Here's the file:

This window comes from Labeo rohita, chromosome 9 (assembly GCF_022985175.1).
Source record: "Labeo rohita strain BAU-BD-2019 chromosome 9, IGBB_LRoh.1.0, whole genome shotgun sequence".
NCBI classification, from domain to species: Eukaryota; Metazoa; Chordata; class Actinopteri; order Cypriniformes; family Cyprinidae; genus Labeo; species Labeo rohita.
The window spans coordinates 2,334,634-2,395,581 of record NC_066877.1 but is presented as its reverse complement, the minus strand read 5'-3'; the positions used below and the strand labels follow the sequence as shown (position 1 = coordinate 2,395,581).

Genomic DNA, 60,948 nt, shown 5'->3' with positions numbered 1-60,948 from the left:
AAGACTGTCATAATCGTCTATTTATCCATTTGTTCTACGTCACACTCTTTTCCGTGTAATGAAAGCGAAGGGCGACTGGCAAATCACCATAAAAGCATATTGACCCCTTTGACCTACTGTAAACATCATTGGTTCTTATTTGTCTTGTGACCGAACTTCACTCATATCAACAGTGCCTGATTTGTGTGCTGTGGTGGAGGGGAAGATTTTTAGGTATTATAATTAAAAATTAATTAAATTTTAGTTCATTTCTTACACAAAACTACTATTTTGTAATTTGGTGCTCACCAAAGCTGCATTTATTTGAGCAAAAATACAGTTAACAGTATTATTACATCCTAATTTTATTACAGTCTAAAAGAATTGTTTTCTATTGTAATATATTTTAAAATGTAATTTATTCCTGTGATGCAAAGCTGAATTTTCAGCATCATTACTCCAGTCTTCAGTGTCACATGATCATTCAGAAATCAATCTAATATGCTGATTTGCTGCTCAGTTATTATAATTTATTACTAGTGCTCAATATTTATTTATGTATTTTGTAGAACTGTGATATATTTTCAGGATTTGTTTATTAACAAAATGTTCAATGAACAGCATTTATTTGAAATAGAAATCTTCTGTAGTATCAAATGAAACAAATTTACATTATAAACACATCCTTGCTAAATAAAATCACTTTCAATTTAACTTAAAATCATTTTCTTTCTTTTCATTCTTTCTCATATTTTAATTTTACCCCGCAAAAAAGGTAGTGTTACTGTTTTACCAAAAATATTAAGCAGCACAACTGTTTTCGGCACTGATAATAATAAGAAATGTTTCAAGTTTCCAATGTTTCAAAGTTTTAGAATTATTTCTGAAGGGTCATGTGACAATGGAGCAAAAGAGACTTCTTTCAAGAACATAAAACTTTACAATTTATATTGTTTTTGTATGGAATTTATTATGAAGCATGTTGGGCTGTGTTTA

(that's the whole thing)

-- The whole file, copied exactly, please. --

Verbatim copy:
This window comes from Labeo rohita, chromosome 9 (assembly GCF_022985175.1).
Source record: "Labeo rohita strain BAU-BD-2019 chromosome 9, IGBB_LRoh.1.0, whole genome shotgun sequence".
NCBI classification, from domain to species: Eukaryota; Metazoa; Chordata; class Actinopteri; order Cypriniformes; family Cyprinidae; genus Labeo; species Labeo rohita.
The window spans coordinates 2,334,634-2,395,581 of record NC_066877.1 but is presented as its reverse complement, the minus strand read 5'-3'; the positions used below and the strand labels follow the sequence as shown (position 1 = coordinate 2,395,581).

Genomic DNA, 60,948 nt, shown 5'->3' with positions numbered 1-60,948 from the left:
AAGACTGTCATAATCGTCTATTTATCCATTTGTTCTACGTCACACTCTTTTCCGTGTAATGAAAGCGAAGGGCGACTGGCAAATCACCATAAAAGCATATTGACCCCTTTGACCTACTGTAAACATCATTGGTTCTTATTTGTCTTGTGACCGAACTTCACTCATATCAACAGTGCCTGATTTGTGTGCTGTGGTGGAGGGGAAGATTTTTAGGTATTATAATTAAAAATTAATTAAATTTTAGTTCATTTCTTACACAAAACTACTATTTTGTAATTTGGTGCTCACCAAAGCTGCATTTATTTGAGCAAAAATACAGTTAACAGTATTATTACATCCTAATTTTATTACAGTCTAAAAGAATTGTTTTCTATTGTAATATATTTTAAAATGTAATTTATTCCTGTGATGCAAAGCTGAATTTTCAGCATCATTACTCCAGTCTTCAGTGTCACATGATCATTCAGAAATCAATCTAATATGCTGATTTGCTGCTCAGTTATTATAATTTATTACTAGTGCTCAATATTTATTTATGTATTTTGTAGAACTGTGATATATTTTCAGGATTTGTTTATTAACAAAATGTTCAATGAACAGCATTTATTTGAAATAGAAATCTTCTGTAGTATCAAATGAAACAAATTTACATTATAAACACATCCTTGCTAAATAAAATCACTTTCAATTTAACTTAAAATCATTTTCTTTCTTTTCATTCTTTCTCATATTTTAATTTTACCCCGCAAAAAAGGTAGTGTTACTGTTTTACCAAAAATATTAAGCAGCACAACTGTTTTCGGCACTGATAATAATAAGAAATGTTTCAAGTTTCCAATGTTTCAAAGTTTTAGAATTATTTCTGAAGGGTCATGTGACAATGGAGCAAAAGAGACTTCTTTCAAGAACATAAAACTTTACAATTTATATTGTTTTTGTATGGAATTTATTATGAAGCATGTTGGGCTGTGTTTA